Red cell alloimmunisation in regularly transfused beta thalassemia patients in Pakistan.

TitleRed cell alloimmunisation in regularly transfused beta thalassemia patients in Pakistan.
Publication TypeJournal Article
Year of Publication2015
AuthorsZaidi U, Borhany M, Ansari S, Parveen S, Boota S, Shamim I, Zahid D, Shamsi T
JournalTransfusion medicine (Oxford, England)//Transfus Med
Pagination106 - 10
Date Published2015
ISBN Number1365-3148
Other Numbersbu7, 9301182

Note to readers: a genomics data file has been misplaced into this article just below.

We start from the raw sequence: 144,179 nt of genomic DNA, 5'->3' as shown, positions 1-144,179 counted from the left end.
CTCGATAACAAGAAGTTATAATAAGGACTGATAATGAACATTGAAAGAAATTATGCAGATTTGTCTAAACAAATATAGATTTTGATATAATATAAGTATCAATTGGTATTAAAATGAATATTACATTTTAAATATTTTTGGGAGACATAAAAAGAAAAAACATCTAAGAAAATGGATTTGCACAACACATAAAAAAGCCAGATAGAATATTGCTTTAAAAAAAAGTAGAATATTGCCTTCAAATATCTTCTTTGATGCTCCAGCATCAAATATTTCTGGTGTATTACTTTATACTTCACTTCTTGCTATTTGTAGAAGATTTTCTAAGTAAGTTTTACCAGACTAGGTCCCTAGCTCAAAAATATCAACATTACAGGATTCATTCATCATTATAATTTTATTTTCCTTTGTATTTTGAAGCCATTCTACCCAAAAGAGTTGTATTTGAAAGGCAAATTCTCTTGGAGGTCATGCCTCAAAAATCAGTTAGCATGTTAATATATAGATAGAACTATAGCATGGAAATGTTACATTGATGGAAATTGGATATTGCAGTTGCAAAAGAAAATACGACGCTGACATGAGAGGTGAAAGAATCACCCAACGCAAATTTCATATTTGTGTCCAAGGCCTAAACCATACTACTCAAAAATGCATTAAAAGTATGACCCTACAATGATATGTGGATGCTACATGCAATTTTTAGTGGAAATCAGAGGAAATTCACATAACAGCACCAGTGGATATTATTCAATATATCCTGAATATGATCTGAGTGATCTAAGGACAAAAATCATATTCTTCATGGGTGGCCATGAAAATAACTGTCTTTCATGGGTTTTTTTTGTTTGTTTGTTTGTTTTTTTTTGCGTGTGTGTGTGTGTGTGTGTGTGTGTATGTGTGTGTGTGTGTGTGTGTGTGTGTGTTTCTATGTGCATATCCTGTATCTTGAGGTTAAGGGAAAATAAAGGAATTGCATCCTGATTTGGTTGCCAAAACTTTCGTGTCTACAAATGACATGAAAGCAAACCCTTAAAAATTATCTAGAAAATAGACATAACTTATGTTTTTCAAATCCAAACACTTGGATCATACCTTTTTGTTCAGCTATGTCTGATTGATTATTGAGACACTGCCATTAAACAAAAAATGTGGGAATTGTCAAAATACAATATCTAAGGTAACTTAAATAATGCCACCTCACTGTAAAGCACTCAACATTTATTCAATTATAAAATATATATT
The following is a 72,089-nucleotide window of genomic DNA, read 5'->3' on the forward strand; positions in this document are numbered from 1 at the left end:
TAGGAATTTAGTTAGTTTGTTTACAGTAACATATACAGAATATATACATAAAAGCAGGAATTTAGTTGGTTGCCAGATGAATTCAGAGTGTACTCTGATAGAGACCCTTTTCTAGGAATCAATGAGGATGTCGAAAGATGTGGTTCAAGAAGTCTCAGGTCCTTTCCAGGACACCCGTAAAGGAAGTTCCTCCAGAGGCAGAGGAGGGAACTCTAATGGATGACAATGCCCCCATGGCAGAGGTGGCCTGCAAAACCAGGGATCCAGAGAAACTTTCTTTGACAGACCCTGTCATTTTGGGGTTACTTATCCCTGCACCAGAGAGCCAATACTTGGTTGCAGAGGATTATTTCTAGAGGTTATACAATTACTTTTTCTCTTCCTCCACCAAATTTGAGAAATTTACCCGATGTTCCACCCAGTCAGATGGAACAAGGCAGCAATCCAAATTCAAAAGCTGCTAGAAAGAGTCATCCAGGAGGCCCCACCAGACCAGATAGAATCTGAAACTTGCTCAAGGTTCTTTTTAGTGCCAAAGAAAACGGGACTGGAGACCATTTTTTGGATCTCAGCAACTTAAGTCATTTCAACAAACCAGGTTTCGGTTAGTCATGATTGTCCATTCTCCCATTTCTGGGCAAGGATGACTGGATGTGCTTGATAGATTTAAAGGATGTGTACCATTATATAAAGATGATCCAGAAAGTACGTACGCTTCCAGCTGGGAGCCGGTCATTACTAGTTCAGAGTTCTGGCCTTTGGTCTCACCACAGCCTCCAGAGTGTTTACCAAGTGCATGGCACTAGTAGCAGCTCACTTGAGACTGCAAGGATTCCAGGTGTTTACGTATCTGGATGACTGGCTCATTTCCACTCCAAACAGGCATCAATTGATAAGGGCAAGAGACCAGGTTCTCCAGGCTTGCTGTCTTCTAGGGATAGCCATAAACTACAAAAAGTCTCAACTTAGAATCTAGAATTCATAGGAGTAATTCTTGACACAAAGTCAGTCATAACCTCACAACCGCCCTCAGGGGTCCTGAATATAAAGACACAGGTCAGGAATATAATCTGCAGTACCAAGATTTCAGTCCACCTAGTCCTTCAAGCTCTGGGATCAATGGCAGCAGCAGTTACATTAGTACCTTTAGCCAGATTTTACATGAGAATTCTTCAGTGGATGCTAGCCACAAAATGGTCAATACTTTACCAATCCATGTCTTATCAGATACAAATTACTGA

BACKGROUND: In Pakistan routine blood group typing of thalassemia patients identifies ABO and Rh(D) antigens only. Therefore, other antigen incompatibilities between blood donor and blood recipient may cause alloimmunisation., OBJECTIVE: The aim of this study was to estimate the frequency of alloimmunisation and to evaluate the risk factors associated with its development in beta (beta)-thalassemia patients receiving regular blood transfusions., MATERIALS AND METHODS: In total 162 beta thalassemia patients were included in this study. An extended red cell antigen panel was performed to detect antibodies. Patients received red cell concentrates, which were matched for ABO and Rh(D) antigens. Clinical and laboratory data were collected and analysed to estimate the frequency of alloantibodies and the factors influencing immunisation in patients on regular blood transfusion., RESULTS: The median age of patients was 67 (range: 05-25) years. A total of 14 (86%) patients developed alloantibodies against red cell antigens. The most frequently occurring alloantibodies was anti-E (25%), anti-K (18%), anti-e (12%) and anti-D (06%). Five (31%) patients developed more than one red blood cell (RBC) alloantibody. Age at first transfusion in alloimmunised patients was 122+/-087years. The frequency of blood transfusion in alloimmunised patients was 23+/-881days and in those without alloimmunisation was 318+/-16days (p=002). Logistic regression analysis showed no independent risk factor associated with alloimmunisation., CONCLUSION: The frequency of transfusion was increased in patients who developed alloantibodies. Typing patients and donors to match for Rh and Kell antigens would prevent more than 90% of RBC alloantibodies and reduce the frequency of transfusion in thalassemia patients.Copyright © 2015 British Blood Transfusion Society.

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